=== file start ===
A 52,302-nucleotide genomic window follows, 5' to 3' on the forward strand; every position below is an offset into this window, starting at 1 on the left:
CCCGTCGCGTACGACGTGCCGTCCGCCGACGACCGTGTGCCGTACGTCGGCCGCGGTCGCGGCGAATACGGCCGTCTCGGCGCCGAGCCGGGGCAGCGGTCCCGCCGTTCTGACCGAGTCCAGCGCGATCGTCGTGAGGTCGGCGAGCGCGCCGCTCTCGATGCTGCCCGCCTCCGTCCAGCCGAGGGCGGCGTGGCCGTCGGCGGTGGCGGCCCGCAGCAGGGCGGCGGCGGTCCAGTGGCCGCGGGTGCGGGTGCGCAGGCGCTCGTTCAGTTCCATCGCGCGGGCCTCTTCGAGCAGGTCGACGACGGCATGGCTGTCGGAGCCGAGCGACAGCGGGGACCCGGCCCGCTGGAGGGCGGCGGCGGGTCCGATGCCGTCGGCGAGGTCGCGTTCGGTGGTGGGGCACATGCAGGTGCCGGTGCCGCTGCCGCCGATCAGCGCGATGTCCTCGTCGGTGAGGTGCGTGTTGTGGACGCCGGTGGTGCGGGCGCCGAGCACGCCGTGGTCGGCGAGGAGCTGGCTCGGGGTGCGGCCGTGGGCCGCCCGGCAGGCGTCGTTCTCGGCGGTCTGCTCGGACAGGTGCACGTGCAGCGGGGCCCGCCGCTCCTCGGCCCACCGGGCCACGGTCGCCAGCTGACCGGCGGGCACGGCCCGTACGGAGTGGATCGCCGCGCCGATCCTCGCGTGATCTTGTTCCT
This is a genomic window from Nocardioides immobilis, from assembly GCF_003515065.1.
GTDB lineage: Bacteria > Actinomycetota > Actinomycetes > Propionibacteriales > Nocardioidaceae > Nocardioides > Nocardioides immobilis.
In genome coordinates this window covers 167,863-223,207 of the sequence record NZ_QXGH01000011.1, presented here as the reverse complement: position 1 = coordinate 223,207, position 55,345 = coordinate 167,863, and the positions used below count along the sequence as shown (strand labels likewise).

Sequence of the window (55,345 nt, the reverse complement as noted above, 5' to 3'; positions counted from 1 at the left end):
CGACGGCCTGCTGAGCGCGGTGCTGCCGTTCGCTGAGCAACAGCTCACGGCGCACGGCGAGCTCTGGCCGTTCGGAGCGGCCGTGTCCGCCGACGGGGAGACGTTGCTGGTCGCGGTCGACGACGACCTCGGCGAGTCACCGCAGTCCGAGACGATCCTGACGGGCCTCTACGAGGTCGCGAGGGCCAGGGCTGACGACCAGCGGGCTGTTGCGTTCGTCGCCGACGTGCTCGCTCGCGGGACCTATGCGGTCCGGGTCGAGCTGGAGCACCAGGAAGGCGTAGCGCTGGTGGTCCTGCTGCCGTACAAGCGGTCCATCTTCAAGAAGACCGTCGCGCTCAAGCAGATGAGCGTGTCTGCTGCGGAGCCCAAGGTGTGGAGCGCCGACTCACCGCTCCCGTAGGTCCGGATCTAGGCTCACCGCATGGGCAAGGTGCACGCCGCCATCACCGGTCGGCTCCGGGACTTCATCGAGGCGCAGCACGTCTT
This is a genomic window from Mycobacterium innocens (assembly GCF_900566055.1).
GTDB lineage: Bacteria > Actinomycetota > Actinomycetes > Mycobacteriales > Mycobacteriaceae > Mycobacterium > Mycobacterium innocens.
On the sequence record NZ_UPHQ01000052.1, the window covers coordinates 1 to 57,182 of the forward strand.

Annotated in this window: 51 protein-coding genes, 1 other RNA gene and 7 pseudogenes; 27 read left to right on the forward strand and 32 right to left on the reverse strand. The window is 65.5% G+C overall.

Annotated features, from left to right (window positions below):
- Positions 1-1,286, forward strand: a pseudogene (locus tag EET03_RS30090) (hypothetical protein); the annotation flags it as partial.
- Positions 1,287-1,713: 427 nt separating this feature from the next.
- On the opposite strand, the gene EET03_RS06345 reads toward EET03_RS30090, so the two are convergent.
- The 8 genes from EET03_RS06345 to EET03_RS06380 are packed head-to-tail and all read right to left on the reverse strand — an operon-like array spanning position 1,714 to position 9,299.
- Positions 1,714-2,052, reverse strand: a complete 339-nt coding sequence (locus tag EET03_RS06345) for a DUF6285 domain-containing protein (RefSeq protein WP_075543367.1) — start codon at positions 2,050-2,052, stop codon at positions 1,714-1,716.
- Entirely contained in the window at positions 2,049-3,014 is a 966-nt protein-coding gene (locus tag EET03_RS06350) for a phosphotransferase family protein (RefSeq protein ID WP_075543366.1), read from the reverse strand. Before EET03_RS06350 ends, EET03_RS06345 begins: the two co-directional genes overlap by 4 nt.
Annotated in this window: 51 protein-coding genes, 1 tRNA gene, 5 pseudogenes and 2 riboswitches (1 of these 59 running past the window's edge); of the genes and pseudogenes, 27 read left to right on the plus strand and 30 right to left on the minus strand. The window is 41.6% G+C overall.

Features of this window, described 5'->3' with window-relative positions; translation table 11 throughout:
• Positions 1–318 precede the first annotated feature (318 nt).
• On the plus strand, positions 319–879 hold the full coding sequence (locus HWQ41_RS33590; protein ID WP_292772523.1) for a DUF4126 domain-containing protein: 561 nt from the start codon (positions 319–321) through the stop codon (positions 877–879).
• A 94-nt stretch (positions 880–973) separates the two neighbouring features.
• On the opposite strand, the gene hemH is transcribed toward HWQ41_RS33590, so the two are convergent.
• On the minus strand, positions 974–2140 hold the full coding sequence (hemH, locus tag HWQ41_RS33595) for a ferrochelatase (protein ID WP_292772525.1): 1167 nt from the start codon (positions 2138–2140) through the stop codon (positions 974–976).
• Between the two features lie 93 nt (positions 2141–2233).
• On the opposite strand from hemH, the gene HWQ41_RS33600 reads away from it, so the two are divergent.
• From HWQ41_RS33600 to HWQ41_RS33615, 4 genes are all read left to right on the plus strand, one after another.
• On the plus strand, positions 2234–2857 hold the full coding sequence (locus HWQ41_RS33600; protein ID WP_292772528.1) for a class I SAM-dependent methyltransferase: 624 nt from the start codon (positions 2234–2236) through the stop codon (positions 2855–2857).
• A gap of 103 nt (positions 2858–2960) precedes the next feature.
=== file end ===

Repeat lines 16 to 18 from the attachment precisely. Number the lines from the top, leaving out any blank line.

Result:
- The 8 genes from EET03_RS06345 to EET03_RS06380 are packed head-to-tail and all read right to left on the reverse strand — an operon-like array spanning position 1,714 to position 9,299.
- Positions 1,714-2,052, reverse strand: a complete 339-nt coding sequence (locus tag EET03_RS06345) for a DUF6285 domain-containing protein (RefSeq protein WP_075543367.1) — start codon at positions 2,050-2,052, stop codon at positions 1,714-1,716.
- Entirely contained in the window at positions 2,049-3,014 is a 966-nt protein-coding gene (locus tag EET03_RS06350) for a phosphotransferase family protein (RefSeq protein ID WP_075543366.1), read from the reverse strand. Before EET03_RS06350 ends, EET03_RS06345 begins: the two co-directional genes overlap by 4 nt.